Hyper-V Memory Performance
The hypervisor virtualizes the guest physical memory to isolate virtual machines from each other and to provide a contiguous, zero-based memory space for each guest operating system, just as on non-virtualized systems.
Correct memory sizing for child partitions
You should size virtual machine memory as you typically do for server applications on a physical computer. You must size it to reasonably handle the expected load at ordinary and peak times because insufficient memory can significantly increase response times and CPU or I/O usage.
You can enable Dynamic Memory to allow Windows to size virtual machine memory dynamically. With Dynamic Memory, if applications in the virtual machine experience problems making large sudden memory allocations, you can increase the page file size for the virtual machine to ensure temporary backing while Dynamic Memory responds to the memory pressure.
When running Windows in the child partition, you can use the following performance counters within a child partition to identify whether the child partition is experiencing memory pressure and is likely to perform better with a higher virtual machine memory size.
|Performance counter||Suggested threshold value|
|Memory – Standby Cache Reserve Bytes||Sum of Standby Cache Reserve Bytes and Free and Zero Page List Bytes should be 200 MB or more on systems with 1 GB, and 300 MB or more on systems with 2 GB or more of visible RAM.|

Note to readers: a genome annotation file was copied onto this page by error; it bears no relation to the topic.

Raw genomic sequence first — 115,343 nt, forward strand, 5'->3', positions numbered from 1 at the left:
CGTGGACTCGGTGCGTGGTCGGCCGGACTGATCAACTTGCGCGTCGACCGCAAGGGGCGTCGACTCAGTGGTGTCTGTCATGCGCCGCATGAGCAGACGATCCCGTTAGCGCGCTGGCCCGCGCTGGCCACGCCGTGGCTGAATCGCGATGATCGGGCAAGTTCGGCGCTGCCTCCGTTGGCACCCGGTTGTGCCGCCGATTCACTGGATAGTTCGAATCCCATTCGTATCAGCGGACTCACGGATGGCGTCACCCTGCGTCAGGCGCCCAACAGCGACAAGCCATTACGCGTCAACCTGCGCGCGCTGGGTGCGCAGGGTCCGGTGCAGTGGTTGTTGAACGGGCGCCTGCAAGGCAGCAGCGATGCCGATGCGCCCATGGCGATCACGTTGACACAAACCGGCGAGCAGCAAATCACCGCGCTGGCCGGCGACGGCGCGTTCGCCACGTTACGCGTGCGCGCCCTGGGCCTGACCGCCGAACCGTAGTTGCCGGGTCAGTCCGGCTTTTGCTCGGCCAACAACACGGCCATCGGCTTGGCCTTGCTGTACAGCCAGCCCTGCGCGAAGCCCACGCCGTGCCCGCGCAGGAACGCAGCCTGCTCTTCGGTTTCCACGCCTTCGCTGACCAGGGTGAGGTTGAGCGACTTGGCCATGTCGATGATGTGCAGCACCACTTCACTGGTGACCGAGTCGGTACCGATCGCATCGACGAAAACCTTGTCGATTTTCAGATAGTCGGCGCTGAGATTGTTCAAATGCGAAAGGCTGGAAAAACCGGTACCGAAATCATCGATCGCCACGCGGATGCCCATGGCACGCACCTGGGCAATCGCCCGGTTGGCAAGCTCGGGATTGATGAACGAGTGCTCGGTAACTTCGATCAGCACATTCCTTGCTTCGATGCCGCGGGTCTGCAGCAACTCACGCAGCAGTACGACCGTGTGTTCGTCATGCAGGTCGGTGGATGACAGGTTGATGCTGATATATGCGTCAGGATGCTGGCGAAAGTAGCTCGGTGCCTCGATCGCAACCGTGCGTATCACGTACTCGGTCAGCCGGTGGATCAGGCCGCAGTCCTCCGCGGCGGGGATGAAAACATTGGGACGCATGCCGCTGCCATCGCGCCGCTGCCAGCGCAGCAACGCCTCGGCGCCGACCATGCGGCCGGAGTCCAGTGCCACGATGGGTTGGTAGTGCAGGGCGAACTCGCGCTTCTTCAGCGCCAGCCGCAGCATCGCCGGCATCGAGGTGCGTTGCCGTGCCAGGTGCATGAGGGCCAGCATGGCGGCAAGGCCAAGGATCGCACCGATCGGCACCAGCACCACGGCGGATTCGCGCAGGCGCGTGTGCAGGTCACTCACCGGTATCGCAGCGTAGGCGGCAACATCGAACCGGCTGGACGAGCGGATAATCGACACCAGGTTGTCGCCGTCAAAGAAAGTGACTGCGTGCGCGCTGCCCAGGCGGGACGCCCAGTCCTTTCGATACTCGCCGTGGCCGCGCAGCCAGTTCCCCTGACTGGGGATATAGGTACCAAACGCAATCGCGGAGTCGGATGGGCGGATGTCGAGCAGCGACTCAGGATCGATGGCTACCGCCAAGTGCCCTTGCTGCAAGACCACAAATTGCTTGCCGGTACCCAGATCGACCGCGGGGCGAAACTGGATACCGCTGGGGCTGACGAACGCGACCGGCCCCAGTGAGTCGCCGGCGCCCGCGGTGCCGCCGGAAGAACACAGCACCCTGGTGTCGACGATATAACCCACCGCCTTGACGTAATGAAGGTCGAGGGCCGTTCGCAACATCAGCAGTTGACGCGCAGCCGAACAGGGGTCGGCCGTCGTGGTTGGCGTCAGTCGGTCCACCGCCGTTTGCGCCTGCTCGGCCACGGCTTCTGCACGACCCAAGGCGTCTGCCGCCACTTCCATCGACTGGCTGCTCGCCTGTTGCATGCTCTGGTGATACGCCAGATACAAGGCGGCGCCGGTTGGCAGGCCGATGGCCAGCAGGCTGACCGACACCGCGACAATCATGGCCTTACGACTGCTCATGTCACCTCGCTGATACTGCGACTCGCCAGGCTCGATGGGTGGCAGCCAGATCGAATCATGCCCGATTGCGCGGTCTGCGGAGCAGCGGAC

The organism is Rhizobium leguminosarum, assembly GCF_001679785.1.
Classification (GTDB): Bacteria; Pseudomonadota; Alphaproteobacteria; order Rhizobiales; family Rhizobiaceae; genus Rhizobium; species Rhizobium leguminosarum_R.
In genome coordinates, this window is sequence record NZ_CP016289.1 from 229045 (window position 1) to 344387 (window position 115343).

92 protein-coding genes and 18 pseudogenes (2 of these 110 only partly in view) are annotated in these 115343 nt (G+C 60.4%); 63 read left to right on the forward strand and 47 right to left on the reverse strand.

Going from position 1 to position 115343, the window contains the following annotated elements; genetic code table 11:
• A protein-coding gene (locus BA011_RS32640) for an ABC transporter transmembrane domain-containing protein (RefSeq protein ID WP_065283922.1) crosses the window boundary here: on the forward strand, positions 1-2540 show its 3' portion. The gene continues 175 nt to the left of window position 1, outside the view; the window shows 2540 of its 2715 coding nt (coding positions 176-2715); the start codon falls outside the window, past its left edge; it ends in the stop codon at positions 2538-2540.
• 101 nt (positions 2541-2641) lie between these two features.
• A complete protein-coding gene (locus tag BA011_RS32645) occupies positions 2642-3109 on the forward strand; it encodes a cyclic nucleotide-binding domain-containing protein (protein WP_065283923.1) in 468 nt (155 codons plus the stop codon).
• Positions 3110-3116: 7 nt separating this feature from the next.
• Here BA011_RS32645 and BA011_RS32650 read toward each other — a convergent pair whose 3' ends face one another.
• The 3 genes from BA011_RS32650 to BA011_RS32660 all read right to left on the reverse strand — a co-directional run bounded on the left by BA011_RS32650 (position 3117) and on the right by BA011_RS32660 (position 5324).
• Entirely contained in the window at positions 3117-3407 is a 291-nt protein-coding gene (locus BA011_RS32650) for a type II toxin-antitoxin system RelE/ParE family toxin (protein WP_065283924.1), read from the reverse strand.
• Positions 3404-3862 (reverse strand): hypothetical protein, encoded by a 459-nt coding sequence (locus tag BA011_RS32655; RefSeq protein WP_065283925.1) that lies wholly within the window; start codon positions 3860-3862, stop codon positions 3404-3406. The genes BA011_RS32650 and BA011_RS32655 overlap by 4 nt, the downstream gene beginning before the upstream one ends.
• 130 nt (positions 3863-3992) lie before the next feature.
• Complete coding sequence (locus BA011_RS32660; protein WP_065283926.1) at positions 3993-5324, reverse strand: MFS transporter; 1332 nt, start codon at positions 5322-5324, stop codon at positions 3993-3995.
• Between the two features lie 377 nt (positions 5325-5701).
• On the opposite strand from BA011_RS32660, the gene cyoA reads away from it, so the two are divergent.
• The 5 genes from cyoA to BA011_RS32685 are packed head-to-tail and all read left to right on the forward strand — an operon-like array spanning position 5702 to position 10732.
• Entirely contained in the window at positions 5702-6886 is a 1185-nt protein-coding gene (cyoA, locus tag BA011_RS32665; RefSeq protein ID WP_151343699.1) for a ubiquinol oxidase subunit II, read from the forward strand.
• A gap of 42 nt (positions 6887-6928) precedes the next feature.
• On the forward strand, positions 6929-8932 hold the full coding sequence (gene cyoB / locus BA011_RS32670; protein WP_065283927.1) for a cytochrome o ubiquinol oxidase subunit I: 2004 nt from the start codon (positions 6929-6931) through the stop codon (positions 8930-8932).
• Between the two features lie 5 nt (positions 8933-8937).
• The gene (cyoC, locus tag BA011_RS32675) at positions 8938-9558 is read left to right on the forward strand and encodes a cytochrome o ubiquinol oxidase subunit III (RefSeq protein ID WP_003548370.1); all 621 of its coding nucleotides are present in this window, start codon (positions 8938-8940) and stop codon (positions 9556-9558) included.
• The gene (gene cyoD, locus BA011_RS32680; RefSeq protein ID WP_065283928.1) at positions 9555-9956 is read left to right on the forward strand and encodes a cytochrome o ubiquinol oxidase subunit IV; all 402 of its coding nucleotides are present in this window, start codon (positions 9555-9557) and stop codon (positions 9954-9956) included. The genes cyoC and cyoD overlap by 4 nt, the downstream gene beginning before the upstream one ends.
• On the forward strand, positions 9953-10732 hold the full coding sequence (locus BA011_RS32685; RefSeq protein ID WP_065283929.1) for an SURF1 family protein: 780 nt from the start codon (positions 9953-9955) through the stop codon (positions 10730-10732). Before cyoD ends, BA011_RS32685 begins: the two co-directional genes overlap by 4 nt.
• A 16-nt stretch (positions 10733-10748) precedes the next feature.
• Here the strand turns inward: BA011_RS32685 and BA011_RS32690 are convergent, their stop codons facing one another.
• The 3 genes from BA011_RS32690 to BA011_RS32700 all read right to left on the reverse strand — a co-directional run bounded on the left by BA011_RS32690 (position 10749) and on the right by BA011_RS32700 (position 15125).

|Memory – Free & Zero Page List Bytes||Sum of Standby Cache Reserve Bytes and Free and Zero Page List Bytes should be 200 MB or more on systems with 1 GB, and 300 MB or more on systems with 2 GB or more of visible RAM.|
|Memory – Pages Input/Sec||Average over a 1-hour period is less than 10.|
Correct memory sizing for root partition
The root partition must have sufficient memory to provide services such as I/O virtualization, virtual machine snapshot, and management to support the child partitions.
Hyper-V in Windows Server 2016 monitors the runtime health of the root partition’s management operating system to determine how much memory can safely be allocated to child partitions, while still ensuring high performance and reliability of the root partition.
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